Deutsche Bank AG is converting to a single core system across 30 countries to support its Global Transaction Banking operations, highlighting the rising importance of commercial business.

Deutsche Bank's plan taps corporate banking's potential to supplant lost fee revenue on the consumer side. Its focus on commercial customers stands in contrast to the typical argument for core overhaul, which is to overcome inefficiencies in the retail space.

"The corporate side, when it came to IT investments, often took a backseat to retail," said Christine Barry, a research director with Aite Group LLC in Boston. But today, "banks are starting to recognize the importance of this product area," particularly because the ability to generate fee-based revenue on the retail side is constricted, Barry said.

"There's a lot more focus on the corporate side of banking," she said.

Many global banks also run multiple vendor systems for different geographic markets and product lines, making it difficult for them to be agile in responding to customer demands or to roll out new products quickly.

Deutsche Bank said Tuesday that it is converting to a core banking system from Tata Consultancy Services Ltd. Tata, of Mumbai, has already converted the Frankfurt, Germany, banking company's Abu Dhabi operations to its TCS BaNCS system and is working on converting its Saudi Arabia operations next, according to N. Ganapathy Subramaniam, the president of Tata's Financial Solutions unit.

"We wanted to replace several solutions with one modern and cost-efficient platform," a Deutsche Bank spokesman said. A bank executive was not available for an interview, the spokesman said.

Tata plans to roll out the BaNCS system in other regions, including the U.S., over the next three and a half years, though the timetable could change depending on Deutsche Bank's plans, Subramaniam said.

Tata is working with Deutsche Bank on a "model bank" approach in which the vendor is helping create a standard program to deploy in each country. This method makes the installation of the new system more streamlined, Subramaniam said.

Because the bank is moving to one system for its Global Transaction Banking operations, the cost of ownership for Deutsche Bank will be reduced and will enable the company to better measure risk and respond to compliance issues, he added.

"They become much more efficient and it's much more easy to maintain their software," said Robert Hunt, senior research director at TowerGroup in Needham, Mass. "Then they have a better ability for risk and liquidity management for themselves and their customers."

Tata's BaNCS system is based on a programming approach called extensibility that allows a user to deploy the system in multiple regions, accounting for the different regulatory requirements of each without having to alter the main core system for each deployment, Hunt said.

"In the international world … there's been significant movement over the last several years toward standardized and modern core banking software," Hunt said.

Core upgrades have been talked about in the U.S. for the last several years but few large banks have actually made the move because of the economic downturn and risks associated with doing a major overhaul.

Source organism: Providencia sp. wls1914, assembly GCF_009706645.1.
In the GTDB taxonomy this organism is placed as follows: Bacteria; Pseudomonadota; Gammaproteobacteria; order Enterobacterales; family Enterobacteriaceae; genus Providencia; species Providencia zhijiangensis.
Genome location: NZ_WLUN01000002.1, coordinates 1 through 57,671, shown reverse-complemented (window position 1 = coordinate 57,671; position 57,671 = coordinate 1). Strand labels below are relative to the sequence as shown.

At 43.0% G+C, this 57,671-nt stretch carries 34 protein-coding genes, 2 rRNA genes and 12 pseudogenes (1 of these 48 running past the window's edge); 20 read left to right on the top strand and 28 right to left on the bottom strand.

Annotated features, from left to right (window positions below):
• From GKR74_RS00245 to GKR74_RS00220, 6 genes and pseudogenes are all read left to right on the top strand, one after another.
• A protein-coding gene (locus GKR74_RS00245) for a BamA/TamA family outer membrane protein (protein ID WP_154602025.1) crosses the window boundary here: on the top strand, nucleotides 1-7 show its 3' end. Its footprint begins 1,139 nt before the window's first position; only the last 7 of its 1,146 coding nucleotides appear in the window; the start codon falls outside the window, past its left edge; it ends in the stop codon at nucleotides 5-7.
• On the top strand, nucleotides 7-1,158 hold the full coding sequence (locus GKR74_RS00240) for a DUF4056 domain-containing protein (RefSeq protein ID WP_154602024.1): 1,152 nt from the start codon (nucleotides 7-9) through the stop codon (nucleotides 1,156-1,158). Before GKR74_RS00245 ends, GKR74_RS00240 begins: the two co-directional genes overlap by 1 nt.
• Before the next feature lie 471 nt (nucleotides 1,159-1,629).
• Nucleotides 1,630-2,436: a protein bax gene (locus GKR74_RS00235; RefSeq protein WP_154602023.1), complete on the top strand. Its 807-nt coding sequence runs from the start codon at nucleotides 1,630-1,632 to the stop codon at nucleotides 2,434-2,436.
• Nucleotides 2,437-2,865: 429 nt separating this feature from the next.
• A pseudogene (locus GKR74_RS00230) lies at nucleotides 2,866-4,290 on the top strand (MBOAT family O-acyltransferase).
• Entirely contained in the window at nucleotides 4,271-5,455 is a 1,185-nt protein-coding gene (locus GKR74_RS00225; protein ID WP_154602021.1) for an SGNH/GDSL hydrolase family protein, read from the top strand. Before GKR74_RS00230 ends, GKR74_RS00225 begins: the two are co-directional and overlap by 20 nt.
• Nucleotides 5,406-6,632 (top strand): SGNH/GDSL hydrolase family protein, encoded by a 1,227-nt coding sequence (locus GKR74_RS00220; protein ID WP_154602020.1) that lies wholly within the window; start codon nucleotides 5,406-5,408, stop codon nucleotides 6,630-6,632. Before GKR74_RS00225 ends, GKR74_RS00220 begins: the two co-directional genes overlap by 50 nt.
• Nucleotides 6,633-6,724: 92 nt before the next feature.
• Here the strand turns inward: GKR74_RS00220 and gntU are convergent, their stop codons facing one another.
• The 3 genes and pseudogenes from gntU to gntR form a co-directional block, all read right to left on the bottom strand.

But now "many banks, especially the large ones, have very little choice but to replace their cores," Barry said. "They're preventing banks from being able to address some of the changing customer needs."

Vendors have taken steps to improve their systems, with a focus on better compliance and liquidity management features for their bank clients, Barry said.

"Those banks that succeeded during the crisis or were able to best weather the storm were the ones that could best answer the needs of customers," Barry said. "If a corporate customer had questions about their cash position or exposure, they expected their banks to give them answers quickly. A lot of banks weren't able to meet those needs," and that was partly because of their reliance on old technology.

The approach that Deutsche Bank is taking by upgrading to one core system to support operations in more than 30 countries highlights that corporate customers "are expecting their banks" to give a similar experience regardless of location, Barry said.

The Deutsche Bank spokesman said the project does not involve migrating its retail banking operations, which are mainly in Germany with some presence in Spain, Italy and the Netherlands.

Tata's contract with Deutsche Bank, which is for 10 years and includes licensing, maintenance, implementation and post-implementation support, does give the bank access to its retail systems, Subramaniam said.

The BaNCS system includes account services, interest and charges, liquidity management, reporting, transfers and payments and other functions.

The Deutsche Bank spokesman declined to say which other vendors bid for the contract. Neither company would disclose the price of the deal.

U.S. banks may be more likely to invest in new systems as foreign banks move to upgrade, Barry said.

She noted that Union Bank in San Francisco, a subsidiary of the UnionBanCal Corp. unit of Mitsubishi UFJ Financial Group, is upgrading to Infosys' Finacle core system.

Analysts say that Banco Bilbao Vizcaya Argentaria SA is also upgrading its systems in the U.S. BBVA did not return an inquiry about its plans by deadline.

Domestically, Citigroup Inc. signed a deal with Fidelity National Information Services Inc. in the fourth quarter of 2009 to upgrade to its Systematics core banking system. Citi, which is thought to be the first major U.S. bank to do a core migration, had been using the system abroad and is deploying it in the U.S.

"They're starting to raise the bar for expectations here even in the U.S., or they will as they move forward with those replacements," Barry said. "I think [a lack of] customer satisfaction is the biggest potential risk that some of the banks that don't move face."